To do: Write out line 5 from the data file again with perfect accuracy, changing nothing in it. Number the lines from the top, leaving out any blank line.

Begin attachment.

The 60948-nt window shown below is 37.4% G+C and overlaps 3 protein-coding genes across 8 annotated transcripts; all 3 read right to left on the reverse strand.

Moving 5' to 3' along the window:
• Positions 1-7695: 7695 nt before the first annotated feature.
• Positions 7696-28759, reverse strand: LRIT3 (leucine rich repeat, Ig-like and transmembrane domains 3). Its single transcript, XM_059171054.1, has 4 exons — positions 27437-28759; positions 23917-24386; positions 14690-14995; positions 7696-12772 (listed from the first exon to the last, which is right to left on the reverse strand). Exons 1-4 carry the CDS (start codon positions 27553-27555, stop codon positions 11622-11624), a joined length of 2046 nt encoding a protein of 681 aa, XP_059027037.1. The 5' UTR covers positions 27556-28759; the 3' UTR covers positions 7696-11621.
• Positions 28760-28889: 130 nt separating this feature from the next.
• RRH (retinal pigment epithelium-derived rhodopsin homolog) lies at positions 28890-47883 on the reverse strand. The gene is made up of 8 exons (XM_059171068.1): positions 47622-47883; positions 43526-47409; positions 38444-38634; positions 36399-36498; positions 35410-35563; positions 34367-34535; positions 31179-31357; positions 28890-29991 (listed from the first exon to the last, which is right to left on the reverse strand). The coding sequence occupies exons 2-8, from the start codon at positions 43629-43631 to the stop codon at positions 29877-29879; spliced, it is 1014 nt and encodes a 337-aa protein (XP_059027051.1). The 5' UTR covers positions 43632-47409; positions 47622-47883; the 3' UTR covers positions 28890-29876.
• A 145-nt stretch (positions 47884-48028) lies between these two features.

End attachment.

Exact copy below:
• Positions 28760-28889: 130 nt separating this feature from the next.